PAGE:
Why The First ‘Percy Jackson’ Adaptation Left Fans Outraged

With the recent news of the Disney+ Percy Jackson reboot, fans are immensely excited for what’s to come. Rick Riordan announced the upcoming live-action series on his social media. The first season will cover the events of the first novel in the series, The Lightning Thief. He also assured fans that he and his wife Becky Riordan will be very involved in the writing of the script. Fans on social media are ecstatic since the first films completely deviated from the original novels. 

NEW YORK – FEBRUARY 03: Actors Logan Lerman, Alexandra Daddario, and Brandon T. Jackson promote “Percy Jackson And The Olympians: The Lightning Thief” at Borders Kips Bay on February 3, 2010 in New York City. (Photo by Stephen Lovekin/Getty Images)

The first adaptation made the big mistake of aging the characters up

Percy Jackson and the Olympians series consists of five novels and tells the story of a kid who finds out Greek gods and goddesses exist. And that he’s the son of Poseidon. It’s a lot of fun and very adventurous. Over the course of the five books, Percy goes on many quests and it all leads up to a prophecy aimed at his 16th birthday. 

However, the 2010 movie had very little in common with those books. When Riordan first read the script, he noted that it wasn’t accurate and disliked a lot of it. In fact, in an email he wrote to producers in 2009, he told them it was “terrible.” 

A big mistake the script made was aging up the characters. As stated above, the kids start off around 12 years old, and the books take them through their early teen years. In the first film, the characters are 17 or so. 

Riordan told the producers that this would would “kill” any chance of a franchise if they went with this concept, and we know that it ultimately did. It also didn’t allow for the movie to focus on Percy’s prophecy. You know, the thing that’s central to the whole series and a major aspect of Greek mythology. 

“These kids are the seed audience for the movie,” Riordan wrote about 9-12-year-olds the books are made for. “They are the ones who will show up first with their families, then tell their friends to go, or not go, depending on how they liked it. They are looking for one thing: How faithful was the movie to the book? Make Percy seventeen, and that battle is lost before filming even begins.”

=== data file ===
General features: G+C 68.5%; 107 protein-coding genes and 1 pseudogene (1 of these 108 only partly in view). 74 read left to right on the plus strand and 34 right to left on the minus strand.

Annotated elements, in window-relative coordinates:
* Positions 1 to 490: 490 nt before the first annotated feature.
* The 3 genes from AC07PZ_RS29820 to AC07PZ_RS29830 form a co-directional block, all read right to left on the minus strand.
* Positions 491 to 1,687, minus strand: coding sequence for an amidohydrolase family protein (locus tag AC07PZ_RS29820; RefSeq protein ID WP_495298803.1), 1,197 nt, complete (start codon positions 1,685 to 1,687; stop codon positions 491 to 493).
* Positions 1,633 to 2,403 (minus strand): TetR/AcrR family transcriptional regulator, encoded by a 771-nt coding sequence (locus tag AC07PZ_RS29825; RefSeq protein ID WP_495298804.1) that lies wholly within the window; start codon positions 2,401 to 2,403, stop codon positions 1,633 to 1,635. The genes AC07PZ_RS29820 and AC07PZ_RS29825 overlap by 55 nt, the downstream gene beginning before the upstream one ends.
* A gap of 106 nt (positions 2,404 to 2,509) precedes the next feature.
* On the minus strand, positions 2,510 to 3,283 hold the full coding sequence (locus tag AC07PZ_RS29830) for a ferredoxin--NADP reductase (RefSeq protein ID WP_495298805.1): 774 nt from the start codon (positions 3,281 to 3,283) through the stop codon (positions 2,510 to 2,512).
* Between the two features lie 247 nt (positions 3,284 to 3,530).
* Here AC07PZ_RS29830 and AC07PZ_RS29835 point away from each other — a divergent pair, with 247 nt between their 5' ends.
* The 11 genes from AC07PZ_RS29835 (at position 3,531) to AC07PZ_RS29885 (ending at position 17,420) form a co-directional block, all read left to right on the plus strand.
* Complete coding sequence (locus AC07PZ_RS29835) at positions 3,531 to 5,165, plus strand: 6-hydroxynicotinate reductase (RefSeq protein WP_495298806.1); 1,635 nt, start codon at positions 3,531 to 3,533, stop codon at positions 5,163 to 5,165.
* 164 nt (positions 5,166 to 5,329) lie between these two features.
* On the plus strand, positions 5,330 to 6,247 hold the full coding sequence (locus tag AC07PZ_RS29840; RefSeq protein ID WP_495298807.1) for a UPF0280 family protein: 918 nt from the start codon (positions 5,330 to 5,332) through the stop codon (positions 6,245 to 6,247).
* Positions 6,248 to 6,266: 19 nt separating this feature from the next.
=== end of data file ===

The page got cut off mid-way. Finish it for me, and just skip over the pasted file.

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The movie also changed the character of the villain too much and made the romance way too direct

Riordan also noted that, in the script, the character of Luke was turned into “a sniveling little slimeball.” He said that Luke is meant to be cool, older, and competition for Annabeth’s attention. He’s someone that the younger kids look up to and he’s also not supposed to blatantly be a villain. 

He also wanted the dialogue to “sparkle” and “freshened up.” He noted that there wasn’t any “Percy-brand humor” and noted that even as a movie not based on a book, it didn’t work well. 

Another major thing wrong with the scripts is the fact that the romance between Percy and Annabeth is so straightforward and obvious. “On the romantic front, Percy is attracted to Annabeth, but she also intimidates and annoys him at times,” Riordan wrote. “He’s not completely driven by hormones to get the girl, as he is in the script. Their relationship needs to be more nuanced.”

Another problem with this is that it didn’t leave a lot of room for growth going forward. 

RELATED: Why Rick Riordan Offered to Rewrite the 2010 ‘Percy Jackson’ Movie Script

Author Rick Riordan offered to rewrite the script and predicted fans would hate it

Riordan basically said that the person who wrote this script hadn’t read his books. Things needed to change to please fans, and Riordan offered to rewrite the script. They didn’t take him up on that offer, and that might be why fans were outraged with the adaptation. And Riordan warned of this.

“If the script goes forward in its present form, I don’t need to be the Oracle of Delphi to foresee what will happen,” he wrote. “You will lose the fans of the series 100%, but more importantly the script will fail to impress even regular moviegoers who haven’t read the book.” 

But, regardless, Riordan is currently working on the reboot and has much more input. If all goes well, fans might even get Heroes of Olympus at some point too. Greek and Roman gods, here we come.

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